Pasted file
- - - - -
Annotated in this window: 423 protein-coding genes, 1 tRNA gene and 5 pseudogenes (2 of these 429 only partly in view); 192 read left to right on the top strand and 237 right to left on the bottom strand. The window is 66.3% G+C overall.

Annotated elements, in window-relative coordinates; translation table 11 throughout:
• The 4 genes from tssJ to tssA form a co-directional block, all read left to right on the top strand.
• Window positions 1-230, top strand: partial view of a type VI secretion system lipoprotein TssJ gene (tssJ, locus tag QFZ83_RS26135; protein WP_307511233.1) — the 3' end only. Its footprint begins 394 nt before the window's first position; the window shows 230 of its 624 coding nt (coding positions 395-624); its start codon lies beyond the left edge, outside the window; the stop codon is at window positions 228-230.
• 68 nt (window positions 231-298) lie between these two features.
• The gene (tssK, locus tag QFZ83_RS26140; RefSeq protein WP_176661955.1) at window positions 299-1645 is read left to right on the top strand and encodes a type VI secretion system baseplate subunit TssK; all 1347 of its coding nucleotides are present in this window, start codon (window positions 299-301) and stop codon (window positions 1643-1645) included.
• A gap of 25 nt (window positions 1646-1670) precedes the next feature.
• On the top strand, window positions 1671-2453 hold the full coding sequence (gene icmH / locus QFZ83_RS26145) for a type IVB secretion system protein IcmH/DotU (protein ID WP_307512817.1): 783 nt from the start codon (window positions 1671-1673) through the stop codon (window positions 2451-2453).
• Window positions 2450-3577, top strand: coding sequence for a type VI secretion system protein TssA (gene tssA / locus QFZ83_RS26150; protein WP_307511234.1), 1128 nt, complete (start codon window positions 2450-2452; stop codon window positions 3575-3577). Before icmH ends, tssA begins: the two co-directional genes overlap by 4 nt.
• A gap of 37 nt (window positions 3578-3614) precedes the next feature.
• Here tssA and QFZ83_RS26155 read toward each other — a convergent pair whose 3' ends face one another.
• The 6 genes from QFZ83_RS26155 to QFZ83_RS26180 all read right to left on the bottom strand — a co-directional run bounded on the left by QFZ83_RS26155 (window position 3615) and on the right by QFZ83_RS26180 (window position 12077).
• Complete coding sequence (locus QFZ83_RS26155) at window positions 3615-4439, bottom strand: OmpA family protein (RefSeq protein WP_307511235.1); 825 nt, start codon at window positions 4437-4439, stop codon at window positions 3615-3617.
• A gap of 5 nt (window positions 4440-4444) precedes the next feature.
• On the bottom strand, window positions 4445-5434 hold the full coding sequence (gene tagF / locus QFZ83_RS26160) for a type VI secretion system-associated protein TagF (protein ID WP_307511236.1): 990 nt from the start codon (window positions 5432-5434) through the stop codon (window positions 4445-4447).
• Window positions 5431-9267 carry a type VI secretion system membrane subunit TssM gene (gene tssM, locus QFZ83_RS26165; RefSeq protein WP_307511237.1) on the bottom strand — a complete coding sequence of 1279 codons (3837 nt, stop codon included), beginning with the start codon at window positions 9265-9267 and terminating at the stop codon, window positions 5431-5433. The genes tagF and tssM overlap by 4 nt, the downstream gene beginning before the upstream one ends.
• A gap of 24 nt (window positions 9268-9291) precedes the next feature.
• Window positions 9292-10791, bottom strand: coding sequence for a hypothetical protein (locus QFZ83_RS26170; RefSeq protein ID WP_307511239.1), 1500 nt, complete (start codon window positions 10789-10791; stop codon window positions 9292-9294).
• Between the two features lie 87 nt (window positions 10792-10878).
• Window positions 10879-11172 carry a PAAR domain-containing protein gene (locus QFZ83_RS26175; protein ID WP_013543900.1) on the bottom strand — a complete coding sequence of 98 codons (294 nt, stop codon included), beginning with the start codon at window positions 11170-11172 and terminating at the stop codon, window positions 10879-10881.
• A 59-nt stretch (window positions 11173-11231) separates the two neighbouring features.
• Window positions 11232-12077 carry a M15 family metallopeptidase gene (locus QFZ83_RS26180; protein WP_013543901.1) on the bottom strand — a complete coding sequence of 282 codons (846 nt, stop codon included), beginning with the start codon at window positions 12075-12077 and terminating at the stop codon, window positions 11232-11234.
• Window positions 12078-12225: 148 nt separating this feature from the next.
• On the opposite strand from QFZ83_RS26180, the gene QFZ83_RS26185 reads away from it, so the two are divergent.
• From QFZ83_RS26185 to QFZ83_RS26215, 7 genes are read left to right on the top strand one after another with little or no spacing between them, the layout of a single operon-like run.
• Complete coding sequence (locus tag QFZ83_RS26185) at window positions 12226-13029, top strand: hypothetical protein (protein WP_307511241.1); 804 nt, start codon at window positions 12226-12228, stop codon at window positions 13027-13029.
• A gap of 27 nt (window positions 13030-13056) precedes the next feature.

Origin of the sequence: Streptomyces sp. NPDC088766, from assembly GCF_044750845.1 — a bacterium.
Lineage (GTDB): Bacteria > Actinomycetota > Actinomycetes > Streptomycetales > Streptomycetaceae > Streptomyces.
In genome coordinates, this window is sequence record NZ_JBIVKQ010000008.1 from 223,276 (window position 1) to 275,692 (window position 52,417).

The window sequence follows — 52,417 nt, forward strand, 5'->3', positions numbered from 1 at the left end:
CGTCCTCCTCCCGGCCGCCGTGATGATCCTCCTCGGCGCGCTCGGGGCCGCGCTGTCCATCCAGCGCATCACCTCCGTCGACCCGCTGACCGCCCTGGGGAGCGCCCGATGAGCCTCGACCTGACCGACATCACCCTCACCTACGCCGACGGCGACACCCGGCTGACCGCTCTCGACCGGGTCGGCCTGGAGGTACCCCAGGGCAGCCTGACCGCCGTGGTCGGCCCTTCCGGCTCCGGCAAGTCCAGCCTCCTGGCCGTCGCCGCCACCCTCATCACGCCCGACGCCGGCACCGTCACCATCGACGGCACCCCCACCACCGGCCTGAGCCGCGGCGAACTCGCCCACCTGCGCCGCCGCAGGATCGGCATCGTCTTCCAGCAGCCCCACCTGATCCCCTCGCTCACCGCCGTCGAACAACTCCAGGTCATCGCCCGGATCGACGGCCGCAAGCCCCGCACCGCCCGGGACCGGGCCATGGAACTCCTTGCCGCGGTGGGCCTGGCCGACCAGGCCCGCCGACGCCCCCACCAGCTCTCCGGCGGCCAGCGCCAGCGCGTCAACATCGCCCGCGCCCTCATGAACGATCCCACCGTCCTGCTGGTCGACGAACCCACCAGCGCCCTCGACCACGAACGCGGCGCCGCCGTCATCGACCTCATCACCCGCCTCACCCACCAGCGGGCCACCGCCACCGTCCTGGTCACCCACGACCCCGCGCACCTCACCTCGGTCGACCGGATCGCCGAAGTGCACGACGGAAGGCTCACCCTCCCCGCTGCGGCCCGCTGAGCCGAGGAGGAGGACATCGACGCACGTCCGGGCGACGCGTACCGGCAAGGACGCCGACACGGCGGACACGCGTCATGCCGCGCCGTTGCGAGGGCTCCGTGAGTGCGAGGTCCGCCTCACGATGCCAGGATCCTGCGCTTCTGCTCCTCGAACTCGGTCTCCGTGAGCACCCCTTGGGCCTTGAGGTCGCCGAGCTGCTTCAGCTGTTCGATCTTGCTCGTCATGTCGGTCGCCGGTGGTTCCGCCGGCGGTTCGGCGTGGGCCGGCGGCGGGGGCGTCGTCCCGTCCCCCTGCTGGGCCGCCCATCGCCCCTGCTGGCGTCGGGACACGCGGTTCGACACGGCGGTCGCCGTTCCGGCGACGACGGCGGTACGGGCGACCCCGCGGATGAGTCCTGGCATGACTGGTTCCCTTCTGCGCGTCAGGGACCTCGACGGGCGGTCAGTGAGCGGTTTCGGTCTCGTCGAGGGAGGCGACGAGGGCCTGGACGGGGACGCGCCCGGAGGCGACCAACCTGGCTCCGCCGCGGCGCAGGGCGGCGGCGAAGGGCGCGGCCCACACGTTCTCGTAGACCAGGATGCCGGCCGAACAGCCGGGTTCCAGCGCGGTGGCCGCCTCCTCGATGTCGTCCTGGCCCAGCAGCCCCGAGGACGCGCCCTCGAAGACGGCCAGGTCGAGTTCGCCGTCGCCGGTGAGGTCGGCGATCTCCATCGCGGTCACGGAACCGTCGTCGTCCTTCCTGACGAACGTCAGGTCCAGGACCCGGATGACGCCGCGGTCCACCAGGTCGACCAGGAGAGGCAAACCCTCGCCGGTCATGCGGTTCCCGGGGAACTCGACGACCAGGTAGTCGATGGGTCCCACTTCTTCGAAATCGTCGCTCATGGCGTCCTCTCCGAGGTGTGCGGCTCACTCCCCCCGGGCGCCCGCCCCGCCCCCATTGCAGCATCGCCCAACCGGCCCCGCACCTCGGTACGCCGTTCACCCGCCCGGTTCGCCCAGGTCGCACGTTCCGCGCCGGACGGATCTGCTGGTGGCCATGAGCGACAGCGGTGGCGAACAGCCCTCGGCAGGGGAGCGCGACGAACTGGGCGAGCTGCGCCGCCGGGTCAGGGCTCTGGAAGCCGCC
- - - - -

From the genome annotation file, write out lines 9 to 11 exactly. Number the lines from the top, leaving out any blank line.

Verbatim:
• Window positions 2450-3577, top strand: coding sequence for a type VI secretion system protein TssA (gene tssA / locus QFZ83_RS26150; protein WP_307511234.1), 1128 nt, complete (start codon window positions 2450-2452; stop codon window positions 3575-3577). Before icmH ends, tssA begins: the two co-directional genes overlap by 4 nt.
• A gap of 37 nt (window positions 3578-3614) precedes the next feature.
• Here tssA and QFZ83_RS26155 read toward each other — a convergent pair whose 3' ends face one another.